By Melanie Trede and Lorenz Bichler
294 pages. Taschen.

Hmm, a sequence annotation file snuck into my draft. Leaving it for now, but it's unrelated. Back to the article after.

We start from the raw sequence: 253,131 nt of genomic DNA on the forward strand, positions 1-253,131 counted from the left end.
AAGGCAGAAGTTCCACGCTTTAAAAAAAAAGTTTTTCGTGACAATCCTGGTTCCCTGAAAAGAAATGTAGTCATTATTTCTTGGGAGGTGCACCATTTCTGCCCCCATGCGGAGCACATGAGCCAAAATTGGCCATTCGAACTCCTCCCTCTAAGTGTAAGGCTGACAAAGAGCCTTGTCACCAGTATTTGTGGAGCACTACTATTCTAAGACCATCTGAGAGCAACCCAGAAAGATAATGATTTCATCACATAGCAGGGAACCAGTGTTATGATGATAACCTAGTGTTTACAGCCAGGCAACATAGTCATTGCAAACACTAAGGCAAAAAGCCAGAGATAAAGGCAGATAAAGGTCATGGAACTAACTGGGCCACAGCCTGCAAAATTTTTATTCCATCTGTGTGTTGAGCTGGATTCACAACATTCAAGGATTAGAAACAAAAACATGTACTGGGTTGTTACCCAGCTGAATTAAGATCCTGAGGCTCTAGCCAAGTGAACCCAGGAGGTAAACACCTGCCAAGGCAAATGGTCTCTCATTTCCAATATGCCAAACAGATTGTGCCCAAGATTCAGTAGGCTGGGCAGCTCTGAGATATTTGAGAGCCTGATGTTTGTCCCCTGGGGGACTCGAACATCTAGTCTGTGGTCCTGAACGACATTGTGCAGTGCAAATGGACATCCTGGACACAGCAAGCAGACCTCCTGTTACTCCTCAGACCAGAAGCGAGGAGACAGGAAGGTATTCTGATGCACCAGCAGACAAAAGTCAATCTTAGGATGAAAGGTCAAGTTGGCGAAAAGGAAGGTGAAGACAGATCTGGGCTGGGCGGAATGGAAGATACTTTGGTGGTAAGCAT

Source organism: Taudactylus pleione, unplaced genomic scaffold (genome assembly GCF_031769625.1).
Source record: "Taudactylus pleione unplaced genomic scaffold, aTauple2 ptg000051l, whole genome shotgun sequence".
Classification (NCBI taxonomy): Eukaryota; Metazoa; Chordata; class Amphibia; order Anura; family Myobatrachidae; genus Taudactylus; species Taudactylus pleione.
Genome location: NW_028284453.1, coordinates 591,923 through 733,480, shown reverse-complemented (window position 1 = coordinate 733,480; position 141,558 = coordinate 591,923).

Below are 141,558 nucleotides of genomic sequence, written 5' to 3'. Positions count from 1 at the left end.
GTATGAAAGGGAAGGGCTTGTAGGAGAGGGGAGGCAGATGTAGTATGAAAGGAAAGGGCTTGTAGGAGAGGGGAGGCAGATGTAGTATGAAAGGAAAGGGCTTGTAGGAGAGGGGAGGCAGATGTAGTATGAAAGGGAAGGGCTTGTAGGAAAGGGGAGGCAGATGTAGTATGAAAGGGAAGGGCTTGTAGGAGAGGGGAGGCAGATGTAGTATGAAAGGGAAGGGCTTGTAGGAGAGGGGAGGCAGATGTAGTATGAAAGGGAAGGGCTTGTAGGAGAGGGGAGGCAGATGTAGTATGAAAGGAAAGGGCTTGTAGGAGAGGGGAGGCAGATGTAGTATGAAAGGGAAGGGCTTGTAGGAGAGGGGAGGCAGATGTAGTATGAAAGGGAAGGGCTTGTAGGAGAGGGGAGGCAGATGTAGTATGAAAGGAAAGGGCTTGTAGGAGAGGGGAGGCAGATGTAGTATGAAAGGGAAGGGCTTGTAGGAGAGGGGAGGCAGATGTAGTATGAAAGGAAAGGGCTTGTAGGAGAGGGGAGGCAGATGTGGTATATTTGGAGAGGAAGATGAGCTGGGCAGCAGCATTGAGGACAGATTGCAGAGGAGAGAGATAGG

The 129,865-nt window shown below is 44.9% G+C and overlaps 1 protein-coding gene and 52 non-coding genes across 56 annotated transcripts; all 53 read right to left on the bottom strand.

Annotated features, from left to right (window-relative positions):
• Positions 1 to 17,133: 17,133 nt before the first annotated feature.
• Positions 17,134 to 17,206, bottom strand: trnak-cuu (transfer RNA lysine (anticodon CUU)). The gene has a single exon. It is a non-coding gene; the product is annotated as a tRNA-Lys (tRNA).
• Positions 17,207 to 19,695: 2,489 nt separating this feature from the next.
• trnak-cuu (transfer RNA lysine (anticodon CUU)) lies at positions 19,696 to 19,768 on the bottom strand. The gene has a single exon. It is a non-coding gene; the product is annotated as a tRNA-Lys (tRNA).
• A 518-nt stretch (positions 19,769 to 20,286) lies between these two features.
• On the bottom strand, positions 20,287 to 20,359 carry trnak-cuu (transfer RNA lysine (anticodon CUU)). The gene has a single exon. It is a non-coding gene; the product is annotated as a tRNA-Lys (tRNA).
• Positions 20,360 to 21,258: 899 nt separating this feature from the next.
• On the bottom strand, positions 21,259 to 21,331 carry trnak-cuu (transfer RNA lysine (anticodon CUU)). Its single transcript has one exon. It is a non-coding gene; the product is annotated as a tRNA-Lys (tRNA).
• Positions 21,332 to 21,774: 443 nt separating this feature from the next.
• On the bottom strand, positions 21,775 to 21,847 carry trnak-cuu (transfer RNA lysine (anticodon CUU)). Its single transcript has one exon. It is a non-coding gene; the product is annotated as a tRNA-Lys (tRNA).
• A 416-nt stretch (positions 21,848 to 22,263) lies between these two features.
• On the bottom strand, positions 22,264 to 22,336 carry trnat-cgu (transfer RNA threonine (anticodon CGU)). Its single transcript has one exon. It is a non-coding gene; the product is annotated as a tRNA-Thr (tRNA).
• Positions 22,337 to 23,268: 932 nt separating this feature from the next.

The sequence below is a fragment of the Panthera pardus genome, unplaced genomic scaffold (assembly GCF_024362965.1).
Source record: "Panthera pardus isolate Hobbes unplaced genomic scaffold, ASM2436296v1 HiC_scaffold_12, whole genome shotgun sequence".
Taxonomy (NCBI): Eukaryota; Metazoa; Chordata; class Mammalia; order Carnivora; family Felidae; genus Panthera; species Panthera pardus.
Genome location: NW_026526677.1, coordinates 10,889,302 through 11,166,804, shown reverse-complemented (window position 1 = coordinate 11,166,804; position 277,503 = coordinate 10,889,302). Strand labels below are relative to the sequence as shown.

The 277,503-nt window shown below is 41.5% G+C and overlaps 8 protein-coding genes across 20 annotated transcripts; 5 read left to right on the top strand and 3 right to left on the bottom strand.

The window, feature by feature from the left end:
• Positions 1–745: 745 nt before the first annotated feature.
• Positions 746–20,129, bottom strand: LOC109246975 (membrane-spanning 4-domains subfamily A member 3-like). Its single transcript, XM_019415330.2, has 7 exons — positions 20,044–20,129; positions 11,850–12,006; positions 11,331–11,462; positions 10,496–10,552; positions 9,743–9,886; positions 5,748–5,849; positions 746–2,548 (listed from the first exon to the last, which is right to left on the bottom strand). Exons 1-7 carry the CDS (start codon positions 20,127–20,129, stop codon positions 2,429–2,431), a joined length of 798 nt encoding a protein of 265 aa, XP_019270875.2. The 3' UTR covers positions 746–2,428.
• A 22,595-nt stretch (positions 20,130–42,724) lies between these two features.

Delicate in the extreme, the art of ukiyo-e—"pictures of the floating, fleeting world"—was wildly popular among both Japanese and European artists in the 19th century. When they painted moonlit water beneath a wooden bridge, or sun-dappled idlers in a Parisian park, Whistler, Monet, and other Impressionists were dipping their brushes in the sensibilities of artists like Utagawa Hiroshige, whose classic 1856–58 series of woodblock prints is now available in a lush, oversize edition. With pages as soft as petals and magnificently suffused with color, Hiroshige: One Hundred Famous Views of Edo (Taschen) reveals the cultural, natural, social, and political life of a legendary city (now called Tokyo), rendered by a master's unerring hand.